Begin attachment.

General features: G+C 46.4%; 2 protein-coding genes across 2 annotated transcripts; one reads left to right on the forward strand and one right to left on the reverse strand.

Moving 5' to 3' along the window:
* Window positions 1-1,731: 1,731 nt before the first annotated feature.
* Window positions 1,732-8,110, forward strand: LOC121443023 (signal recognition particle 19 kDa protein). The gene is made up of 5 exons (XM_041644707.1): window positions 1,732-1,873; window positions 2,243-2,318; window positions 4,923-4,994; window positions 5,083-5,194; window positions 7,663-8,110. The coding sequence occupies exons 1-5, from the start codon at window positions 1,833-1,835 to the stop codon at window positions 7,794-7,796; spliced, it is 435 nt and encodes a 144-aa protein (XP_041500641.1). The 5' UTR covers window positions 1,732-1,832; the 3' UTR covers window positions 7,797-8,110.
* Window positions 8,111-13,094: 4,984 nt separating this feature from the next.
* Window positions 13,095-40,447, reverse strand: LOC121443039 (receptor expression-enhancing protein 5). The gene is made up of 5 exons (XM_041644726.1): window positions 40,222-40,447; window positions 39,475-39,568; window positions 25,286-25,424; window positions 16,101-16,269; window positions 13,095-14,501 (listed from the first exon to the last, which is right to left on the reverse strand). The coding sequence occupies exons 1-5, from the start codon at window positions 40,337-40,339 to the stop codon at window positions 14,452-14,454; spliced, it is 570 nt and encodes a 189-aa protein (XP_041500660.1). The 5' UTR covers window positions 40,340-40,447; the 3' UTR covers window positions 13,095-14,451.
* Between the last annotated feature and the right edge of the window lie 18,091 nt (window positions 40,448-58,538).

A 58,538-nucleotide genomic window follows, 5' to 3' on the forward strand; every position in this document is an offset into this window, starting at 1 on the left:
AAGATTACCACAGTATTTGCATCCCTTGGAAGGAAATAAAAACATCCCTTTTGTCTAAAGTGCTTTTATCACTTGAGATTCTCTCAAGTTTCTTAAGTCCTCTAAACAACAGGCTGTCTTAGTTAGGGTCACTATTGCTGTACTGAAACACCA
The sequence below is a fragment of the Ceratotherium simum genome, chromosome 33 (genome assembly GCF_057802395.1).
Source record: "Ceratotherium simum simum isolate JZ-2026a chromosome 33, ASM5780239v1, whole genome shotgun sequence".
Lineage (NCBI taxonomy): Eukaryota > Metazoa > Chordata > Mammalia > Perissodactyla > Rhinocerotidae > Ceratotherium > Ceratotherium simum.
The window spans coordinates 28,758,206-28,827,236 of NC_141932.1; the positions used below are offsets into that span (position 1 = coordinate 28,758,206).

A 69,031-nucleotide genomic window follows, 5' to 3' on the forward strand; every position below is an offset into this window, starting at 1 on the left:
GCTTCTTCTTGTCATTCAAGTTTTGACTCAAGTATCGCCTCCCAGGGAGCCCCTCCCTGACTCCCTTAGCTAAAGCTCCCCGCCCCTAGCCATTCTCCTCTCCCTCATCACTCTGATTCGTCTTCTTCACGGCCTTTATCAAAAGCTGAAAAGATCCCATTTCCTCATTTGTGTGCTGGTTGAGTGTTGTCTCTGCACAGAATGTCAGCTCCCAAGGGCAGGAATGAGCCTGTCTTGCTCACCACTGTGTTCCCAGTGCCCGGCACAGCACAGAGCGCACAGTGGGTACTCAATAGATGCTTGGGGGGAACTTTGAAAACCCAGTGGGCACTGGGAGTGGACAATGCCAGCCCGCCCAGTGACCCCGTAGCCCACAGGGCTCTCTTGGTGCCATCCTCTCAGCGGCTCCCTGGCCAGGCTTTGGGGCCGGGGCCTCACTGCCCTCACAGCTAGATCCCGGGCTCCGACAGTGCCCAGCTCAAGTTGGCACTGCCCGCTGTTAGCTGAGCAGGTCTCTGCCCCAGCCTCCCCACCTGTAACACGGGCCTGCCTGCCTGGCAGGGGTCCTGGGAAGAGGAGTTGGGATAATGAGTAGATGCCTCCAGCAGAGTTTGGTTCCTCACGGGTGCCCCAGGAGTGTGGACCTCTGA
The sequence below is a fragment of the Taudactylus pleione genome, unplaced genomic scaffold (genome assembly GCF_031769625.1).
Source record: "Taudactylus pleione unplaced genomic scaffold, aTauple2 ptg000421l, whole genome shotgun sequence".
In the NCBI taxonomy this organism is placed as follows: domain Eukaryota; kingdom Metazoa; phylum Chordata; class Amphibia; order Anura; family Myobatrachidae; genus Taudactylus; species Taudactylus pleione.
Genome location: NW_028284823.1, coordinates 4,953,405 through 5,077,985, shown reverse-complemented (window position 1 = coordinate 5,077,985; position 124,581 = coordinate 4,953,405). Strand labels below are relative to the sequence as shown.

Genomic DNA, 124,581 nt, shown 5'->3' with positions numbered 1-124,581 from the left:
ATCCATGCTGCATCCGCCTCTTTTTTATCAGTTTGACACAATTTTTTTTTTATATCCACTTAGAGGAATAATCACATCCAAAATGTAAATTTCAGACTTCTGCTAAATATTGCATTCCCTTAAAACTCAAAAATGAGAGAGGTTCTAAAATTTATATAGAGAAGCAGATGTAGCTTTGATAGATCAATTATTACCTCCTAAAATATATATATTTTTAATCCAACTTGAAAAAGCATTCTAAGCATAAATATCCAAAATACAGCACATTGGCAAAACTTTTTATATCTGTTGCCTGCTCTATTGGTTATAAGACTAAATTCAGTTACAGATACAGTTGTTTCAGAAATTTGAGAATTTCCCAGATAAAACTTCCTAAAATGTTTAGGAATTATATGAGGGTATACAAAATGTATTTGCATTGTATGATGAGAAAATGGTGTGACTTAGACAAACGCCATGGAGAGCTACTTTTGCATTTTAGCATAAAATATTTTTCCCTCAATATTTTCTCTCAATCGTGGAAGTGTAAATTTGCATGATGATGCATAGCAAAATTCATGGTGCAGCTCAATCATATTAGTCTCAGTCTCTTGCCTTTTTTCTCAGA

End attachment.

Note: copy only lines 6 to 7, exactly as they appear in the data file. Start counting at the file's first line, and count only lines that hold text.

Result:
* Window positions 13,095-40,447, reverse strand: LOC121443039 (receptor expression-enhancing protein 5). The gene is made up of 5 exons (XM_041644726.1): window positions 40,222-40,447; window positions 39,475-39,568; window positions 25,286-25,424; window positions 16,101-16,269; window positions 13,095-14,501 (listed from the first exon to the last, which is right to left on the reverse strand). The coding sequence occupies exons 1-5, from the start codon at window positions 40,337-40,339 to the stop codon at window positions 14,452-14,454; spliced, it is 570 nt and encodes a 189-aa protein (XP_041500660.1). The 5' UTR covers window positions 40,340-40,447; the 3' UTR covers window positions 13,095-14,451.
* Between the last annotated feature and the right edge of the window lie 18,091 nt (window positions 40,448-58,538).